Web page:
//  8/24/17  //  In-Depth Analysis

Take Care is pleased to host a symposium on Congress's Constitutionan important new book by Josh Chafetz. Contributors will assess Congress's role in the separation of powers, with a focus on developments thus far under President Trump.

One of the main contentions of Professor Josh Chafetz’s new book, Congress’s Constitution,is that by taking action in both formal and informal ways that increase the public’s trust, Congress can shore up its power vis-à-vis the other branches of government.  As an initial matter, this book strikes an elegant balance, in that it both displays a seriousness of purpose and is very enjoyable.  It’s a great read not only for scholars of structural constitutionalism and legislative theory, but also for anyone who wants to know more about several varied, potentially robust, and under-appreciated legislative mechanisms for shaping public governance.

Chafetz, like others, suggests that politics determine the fault lines of the separation of powers.  To the extent he implies that that there can be no ideal separation of powers framework that exists outside of political considerations, his argument is up for debate.  However, he is certainly correct that Congress cannot escape the pressures of politics while exercising its role within any separation of powers paradigm.  It is difficult, if not impossible, for Congress to isolate its duty to promote a balanced and effective government from its interest in its constituency.  Rather unlike the executive branch, which has agencies that are insulated from politics to some extent, and even more unlike the judiciary, the legislature is the branch whose contours are defined primarily by feedback from potential voters.

Nonetheless, it is the responsibility of the two branches of government that exercise political power—the legislative and the executive—to do so responsibly.  This includes both respecting and checking one’s own and one another’s functions, even if both branches are of the same political party.  An acute concern these days is that the President does not take seriously the obligations of the highest political office.  Further, the potential for problems resulting from the President’s lack of gravitas is amplified by the fact that the White House can work, as Chafetz puts it, “unilaterally and with resolve,” while the concentration of partisan power in Congress is limited by the constraints that legislators place on one another.  Keeping these matters in mind, how can Congress use its political influence in order to provide a systematic check on the current administration?  More specifically, to what end might Congress wield the public-facing legislative tools Chafetz foregrounds in order to constrain the President’s potentially corrosive approach to decisionmaking and leadership?

A promising way for Congress to check the Executive, as well as to enhance its own efficacy and public standing, is by promoting expertise in the executive branch.  Traditionally, it has been the judicial branch’s role to compel expertise in the administrative state, otherwise known as “expertise-forcing.”  However, Congress may be able to combat presidential ineffectiveness, lack of focus, and pursuit of popularity instead of well-reasoned policy in a more flexible and responsive manner than the Supreme Court.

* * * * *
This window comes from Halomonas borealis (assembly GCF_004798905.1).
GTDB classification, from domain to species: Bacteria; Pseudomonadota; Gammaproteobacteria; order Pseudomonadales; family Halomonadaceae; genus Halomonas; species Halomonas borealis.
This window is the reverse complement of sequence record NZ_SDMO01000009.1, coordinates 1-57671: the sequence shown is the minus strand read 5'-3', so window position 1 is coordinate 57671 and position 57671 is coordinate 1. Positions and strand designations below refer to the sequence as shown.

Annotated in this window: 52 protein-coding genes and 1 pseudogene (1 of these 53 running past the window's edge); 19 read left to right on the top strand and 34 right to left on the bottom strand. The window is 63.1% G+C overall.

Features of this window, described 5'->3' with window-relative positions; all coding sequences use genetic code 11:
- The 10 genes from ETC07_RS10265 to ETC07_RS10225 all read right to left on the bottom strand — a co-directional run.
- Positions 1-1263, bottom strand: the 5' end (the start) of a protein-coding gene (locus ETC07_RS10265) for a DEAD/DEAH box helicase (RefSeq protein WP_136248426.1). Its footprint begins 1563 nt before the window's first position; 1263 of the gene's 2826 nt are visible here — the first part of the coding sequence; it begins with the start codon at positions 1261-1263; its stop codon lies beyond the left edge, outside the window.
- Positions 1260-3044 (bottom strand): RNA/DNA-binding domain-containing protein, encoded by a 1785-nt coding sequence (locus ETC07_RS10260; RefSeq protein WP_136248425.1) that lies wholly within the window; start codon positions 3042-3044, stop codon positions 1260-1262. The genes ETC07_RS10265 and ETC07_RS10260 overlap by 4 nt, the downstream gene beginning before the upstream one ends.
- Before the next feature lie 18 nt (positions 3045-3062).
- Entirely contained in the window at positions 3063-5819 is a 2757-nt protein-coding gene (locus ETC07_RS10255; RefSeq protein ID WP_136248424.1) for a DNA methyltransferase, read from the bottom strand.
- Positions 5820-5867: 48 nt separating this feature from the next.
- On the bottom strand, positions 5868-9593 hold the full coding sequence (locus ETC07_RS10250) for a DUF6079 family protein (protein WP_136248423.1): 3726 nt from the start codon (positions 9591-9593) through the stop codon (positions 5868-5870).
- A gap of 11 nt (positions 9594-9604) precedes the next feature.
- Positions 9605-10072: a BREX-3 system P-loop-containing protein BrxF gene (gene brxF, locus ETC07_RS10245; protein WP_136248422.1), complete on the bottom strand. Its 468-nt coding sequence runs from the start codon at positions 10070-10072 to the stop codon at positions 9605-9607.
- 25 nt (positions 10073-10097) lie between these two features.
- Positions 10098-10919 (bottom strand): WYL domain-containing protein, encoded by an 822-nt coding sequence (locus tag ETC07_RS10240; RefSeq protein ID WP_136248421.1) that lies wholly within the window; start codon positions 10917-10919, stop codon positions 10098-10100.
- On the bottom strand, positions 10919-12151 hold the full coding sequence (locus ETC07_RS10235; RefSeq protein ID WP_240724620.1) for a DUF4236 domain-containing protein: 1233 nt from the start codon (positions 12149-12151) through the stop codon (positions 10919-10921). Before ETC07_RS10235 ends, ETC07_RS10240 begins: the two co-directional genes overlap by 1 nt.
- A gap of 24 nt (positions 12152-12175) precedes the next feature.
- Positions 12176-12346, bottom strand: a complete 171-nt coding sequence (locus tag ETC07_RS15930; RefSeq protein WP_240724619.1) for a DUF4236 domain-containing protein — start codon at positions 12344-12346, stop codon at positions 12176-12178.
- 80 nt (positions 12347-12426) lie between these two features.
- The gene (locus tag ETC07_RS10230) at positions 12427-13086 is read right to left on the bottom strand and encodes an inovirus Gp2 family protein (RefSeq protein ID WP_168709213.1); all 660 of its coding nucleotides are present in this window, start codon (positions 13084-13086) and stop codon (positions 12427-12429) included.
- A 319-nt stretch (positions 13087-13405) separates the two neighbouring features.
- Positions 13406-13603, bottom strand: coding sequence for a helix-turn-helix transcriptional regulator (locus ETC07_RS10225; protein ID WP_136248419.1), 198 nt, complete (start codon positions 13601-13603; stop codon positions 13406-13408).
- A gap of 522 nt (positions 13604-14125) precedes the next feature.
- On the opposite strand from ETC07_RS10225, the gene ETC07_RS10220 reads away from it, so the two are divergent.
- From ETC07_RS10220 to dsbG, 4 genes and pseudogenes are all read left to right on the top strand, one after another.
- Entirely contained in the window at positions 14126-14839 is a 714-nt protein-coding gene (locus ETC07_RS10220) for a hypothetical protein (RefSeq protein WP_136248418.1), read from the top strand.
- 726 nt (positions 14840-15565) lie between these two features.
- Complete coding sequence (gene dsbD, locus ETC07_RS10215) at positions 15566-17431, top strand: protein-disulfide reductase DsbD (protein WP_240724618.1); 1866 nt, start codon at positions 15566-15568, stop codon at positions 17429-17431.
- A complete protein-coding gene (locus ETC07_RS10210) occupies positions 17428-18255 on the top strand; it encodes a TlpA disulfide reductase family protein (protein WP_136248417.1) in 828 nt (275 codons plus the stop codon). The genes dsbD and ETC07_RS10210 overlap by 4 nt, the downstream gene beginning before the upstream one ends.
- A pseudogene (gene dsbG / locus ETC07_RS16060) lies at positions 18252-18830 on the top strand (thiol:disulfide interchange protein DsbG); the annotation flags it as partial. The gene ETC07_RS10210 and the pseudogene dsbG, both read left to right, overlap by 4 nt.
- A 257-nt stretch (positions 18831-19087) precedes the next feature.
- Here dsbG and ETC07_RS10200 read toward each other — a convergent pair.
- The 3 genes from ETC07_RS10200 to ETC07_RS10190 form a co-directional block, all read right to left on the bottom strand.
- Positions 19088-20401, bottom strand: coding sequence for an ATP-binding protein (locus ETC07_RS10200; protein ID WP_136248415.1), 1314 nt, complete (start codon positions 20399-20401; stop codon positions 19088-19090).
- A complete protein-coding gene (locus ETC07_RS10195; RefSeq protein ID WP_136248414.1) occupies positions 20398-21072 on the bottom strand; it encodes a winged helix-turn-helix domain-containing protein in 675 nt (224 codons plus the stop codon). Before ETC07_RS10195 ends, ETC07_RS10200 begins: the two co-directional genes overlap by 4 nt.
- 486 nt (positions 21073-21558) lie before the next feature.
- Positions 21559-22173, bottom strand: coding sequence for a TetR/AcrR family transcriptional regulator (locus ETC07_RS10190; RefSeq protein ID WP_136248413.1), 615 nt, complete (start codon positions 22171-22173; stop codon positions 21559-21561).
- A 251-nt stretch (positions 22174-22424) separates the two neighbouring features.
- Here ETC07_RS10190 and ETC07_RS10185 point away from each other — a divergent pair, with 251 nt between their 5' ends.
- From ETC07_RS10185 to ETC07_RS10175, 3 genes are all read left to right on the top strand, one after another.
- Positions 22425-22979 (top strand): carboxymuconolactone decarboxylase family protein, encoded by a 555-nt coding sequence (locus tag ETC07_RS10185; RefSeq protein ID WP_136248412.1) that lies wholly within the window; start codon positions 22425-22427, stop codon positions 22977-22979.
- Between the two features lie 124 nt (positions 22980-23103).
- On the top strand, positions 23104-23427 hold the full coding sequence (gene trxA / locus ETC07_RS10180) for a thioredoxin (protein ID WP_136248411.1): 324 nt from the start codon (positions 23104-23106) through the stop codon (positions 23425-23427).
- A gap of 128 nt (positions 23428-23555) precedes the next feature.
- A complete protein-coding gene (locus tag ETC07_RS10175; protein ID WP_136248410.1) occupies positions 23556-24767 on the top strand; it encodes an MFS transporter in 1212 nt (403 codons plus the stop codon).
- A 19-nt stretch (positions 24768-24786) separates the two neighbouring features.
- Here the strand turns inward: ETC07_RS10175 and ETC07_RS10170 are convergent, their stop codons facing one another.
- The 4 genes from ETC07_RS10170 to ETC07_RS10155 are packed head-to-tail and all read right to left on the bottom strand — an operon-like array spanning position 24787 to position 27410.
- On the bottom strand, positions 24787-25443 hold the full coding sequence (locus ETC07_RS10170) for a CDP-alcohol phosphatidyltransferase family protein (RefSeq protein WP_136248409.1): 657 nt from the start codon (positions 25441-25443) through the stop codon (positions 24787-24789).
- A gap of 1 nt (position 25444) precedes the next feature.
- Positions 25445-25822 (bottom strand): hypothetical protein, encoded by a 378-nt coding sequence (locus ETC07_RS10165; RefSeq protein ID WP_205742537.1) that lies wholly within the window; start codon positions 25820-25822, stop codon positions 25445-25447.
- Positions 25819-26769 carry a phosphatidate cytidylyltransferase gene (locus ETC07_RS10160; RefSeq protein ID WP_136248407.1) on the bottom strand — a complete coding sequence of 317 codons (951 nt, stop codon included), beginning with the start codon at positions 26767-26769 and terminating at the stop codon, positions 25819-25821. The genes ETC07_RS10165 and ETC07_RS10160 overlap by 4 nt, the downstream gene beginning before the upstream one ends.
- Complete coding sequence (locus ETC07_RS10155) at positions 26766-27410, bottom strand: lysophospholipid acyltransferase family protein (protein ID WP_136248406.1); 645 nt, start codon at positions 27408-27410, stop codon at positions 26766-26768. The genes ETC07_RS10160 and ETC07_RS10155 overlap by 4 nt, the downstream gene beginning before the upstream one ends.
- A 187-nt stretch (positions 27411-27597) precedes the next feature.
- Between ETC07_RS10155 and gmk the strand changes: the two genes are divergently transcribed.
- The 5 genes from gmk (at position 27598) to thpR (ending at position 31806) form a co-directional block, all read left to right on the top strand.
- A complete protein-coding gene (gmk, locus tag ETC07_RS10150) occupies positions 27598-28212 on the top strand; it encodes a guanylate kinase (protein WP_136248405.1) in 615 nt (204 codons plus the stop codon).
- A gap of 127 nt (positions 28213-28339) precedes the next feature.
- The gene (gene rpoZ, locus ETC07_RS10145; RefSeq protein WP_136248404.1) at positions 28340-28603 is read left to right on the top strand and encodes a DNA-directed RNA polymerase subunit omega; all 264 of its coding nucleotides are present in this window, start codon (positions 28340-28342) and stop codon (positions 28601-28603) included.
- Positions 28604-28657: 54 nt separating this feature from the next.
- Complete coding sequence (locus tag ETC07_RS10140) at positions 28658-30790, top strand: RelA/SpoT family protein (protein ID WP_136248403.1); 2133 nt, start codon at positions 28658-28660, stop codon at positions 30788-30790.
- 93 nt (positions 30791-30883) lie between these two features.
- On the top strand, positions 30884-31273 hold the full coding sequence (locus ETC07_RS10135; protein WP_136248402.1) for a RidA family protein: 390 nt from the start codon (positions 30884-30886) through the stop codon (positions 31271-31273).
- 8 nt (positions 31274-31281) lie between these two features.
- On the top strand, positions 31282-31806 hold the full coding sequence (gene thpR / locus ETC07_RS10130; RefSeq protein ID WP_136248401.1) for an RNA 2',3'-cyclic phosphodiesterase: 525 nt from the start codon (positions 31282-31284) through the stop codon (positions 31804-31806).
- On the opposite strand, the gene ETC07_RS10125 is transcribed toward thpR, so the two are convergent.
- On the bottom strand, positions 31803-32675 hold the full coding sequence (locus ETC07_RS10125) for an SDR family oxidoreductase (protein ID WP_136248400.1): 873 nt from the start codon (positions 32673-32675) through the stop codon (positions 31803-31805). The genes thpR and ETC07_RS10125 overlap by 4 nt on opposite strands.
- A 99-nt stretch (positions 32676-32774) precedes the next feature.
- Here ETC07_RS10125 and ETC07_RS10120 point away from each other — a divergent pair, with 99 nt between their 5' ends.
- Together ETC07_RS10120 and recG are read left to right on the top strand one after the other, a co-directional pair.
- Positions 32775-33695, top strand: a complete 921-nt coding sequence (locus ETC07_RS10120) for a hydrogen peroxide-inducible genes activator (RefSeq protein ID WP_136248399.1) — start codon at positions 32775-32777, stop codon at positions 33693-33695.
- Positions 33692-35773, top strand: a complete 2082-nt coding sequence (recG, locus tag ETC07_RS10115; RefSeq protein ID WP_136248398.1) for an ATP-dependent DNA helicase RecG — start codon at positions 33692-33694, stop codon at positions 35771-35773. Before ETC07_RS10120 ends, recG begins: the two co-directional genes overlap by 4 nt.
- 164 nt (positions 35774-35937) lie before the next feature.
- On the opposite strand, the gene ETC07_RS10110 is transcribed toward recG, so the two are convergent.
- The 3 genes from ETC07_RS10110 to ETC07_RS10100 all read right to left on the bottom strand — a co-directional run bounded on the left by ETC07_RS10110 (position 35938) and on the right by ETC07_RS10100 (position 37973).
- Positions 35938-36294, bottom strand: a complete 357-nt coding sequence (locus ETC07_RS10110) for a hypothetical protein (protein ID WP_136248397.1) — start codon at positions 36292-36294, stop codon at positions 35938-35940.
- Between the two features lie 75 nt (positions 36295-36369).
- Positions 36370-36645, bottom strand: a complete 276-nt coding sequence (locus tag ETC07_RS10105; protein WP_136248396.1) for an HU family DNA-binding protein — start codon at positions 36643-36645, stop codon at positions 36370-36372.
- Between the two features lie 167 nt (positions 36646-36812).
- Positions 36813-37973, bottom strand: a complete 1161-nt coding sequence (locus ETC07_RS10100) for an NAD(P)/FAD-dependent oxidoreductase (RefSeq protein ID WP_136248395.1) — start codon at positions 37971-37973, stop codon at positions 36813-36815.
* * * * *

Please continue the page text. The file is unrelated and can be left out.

In addition, taking the lead on furthering concrete improvement in the government is one way that Congress could represent itself as one of the “grown-ups” among the branches, instead of allowing the judiciary alone to claim that description.  For instance, if Congress pursues expertise-forcing in response to missteps by the executive branch, instead of becoming embroiled in inflammatory discourse and/or waiting for courts to discipline the President, it could also improve its own public standing and perhaps even convince people that increased legislative power improves government.  By doing so, Congress might help elevate the overall quality of public debate as well, by moving it away from ad hominem criticism of the President and refocusing it on the merits of his approach to policymaking.        

Training the legislature’s sights on administrative expertise may also have an impact beyond improving the public’s view of Congress and garnering more productive media attention.  While Chafetz’s book focuses on high-profile altercations among the President, vocal legislators, and Supreme Court justices, interactions between Congress and the executive branch can occur at various levels of administrative hierarchy and need not include the President directly.  For instance, Congress can influence executive branch entities besides the President through administrative oversight, which may include “reading documents, commissioning scientific studies, conducting field observations, and holding hearings to question officials and affected citizens.” Such oversight can encourage an emphasis on expertise in agencies’ justifications of their policies.  (In addition, to the extent the executive branch, like Congress, is a “they” and not an “it,” centralizing legislative oversight may not be as necessary as when the legislature seeks to rein in the President himself.)

Furthermore, agencies may reconfigure themselves in response to congressional expectations of increased expertise, and these changes to their regulatory and policymaking processes could endure.  Put another way, the confluence of politics and legislative prioritization of expertise may influence administrative process in a manner that, while the result of a unique political moment, nonetheless allows a focus on substantive administration to become entrenched, especially if the civil service values expertise more so than its political leaders.